Don’t be surprised that YC will look into your customer reviews in the app store, Reddit, ProductHunt, or Google reviews. You should make the effort to solicit customer comments. If you received negative feedback it is best to take the time to respond.

Getting data from your client should lead you to demonstrate to YC that the problem you are solving has a monetary value and your customer is willing to pay for this. Getting product-market fit also helps you answer better your next YC questions about your go-to-market roadmap aka how will you distribute your product. In your YC application be specific about your unit economics (CAC, LTV, GMU). If you don’t have this be honest and say we are working on it. 

Another correlated question of the product-market-fit bucket is virality. While focusing on the customer discovery phase and product-market fit look into how you can increase the virality of your product through your customer. Ask your customers how they would share your product with other customers or use growth hacks to achieve this.

Finally, demonstrate in the application who is responsible for reaching out to customers. 

Founder-market-fit

The second set of questions that YC application contains is the founder market fit (FMF) portion. These questions focus on the founder characteristics that make the team exceptional. Many CEE YC applications do not demonstrate properly FMF. Again, you have to sell yourself without selling and focus on facts. In a few words describe why YC should follow up with a phone interview. Think about exciting things you have done or make you stick out of the pack for YC. In your YC application avoid the generalization “we are the best” but back it up with facts that make you the best.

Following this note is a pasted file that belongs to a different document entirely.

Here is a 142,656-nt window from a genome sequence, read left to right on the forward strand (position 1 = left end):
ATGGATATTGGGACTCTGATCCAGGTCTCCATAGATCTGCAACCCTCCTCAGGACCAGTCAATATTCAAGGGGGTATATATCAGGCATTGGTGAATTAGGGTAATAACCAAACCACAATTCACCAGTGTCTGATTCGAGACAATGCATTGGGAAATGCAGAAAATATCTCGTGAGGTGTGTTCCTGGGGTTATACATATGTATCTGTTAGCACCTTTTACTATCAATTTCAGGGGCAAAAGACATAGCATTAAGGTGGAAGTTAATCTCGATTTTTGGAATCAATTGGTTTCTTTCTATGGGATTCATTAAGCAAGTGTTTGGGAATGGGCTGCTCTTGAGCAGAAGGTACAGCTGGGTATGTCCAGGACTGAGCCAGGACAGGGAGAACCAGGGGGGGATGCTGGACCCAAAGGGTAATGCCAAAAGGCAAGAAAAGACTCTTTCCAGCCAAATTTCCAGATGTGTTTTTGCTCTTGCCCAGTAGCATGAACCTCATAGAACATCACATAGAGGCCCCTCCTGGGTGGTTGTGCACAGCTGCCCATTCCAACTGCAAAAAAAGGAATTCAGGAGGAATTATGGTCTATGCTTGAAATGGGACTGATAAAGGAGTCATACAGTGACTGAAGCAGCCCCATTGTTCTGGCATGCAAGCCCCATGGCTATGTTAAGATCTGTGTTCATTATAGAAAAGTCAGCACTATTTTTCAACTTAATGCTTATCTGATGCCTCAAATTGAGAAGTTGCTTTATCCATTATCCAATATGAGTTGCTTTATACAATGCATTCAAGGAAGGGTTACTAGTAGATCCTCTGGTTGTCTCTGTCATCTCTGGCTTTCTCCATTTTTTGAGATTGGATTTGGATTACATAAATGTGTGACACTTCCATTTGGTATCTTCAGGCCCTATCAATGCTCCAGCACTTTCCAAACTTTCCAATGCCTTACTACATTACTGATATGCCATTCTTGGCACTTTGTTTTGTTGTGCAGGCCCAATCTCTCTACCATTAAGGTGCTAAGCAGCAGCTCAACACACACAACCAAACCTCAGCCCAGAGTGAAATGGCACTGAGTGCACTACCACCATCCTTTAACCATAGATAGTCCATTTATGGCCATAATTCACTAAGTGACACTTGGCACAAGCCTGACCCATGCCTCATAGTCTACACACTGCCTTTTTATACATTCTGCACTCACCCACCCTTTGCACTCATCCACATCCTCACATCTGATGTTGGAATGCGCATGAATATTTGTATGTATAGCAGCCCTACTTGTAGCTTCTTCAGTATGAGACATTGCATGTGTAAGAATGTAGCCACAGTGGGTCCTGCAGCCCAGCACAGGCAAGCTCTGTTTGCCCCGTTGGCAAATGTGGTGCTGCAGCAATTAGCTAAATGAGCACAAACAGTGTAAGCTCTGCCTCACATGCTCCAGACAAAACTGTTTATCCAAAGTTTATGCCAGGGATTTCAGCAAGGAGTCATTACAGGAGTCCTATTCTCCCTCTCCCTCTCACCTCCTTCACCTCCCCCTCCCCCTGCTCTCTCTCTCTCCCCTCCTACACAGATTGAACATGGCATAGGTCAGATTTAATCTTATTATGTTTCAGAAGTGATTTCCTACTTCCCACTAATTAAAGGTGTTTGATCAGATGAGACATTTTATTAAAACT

In the FMF you need to show your mission (why you make the world better with your product), vision (why is the current solution broken or inadequate), and possibility for wealth creation (how you will make big money for yourself and YC). This has to be unique only for you. Therefore, no boilerplate statements, but authentic information about you that would make someone in Silicon Valley want to meet with you.

The key here is to show your competitive advantage and or secret sauce in comparison to a team of Stanford graduates who are in the Bay Area and have easy access to capital and advisors. Your competitive advantage should translate into how you and YC together, for example, can reach a billion-dollar valuation. I always suggest to CEE founders that they show their competitive advantage as company builders with technical capabilities. Also, CEE founders can focus on the fact that they are outside of Silicon Valley and they see things differently. Being in CEE can be an advantage and you can actually see something that no one else sees in Silicon Valley. However, founder-market-fit does not mean you can build a cheaper product. It means you are the only people YC and Silicon Valley should talk to solve this problem.

If you have worked for local companies explain what the company does and why your job was important. If you led teams, explain. If you have exited in your local market explain why this exit is important even if the exit had low dollar values. YC needs to understand what you have achieved in CEE and why you undertake this adventure. Is it because of passion for the problem or something else?

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Tytus Cytowski, is an entrepreneur, angel investor, and lawyer working with CEE startups. He has built a successful startup and technology law practice that has a focus on European startups expanding and fundraising in Silicon Valley.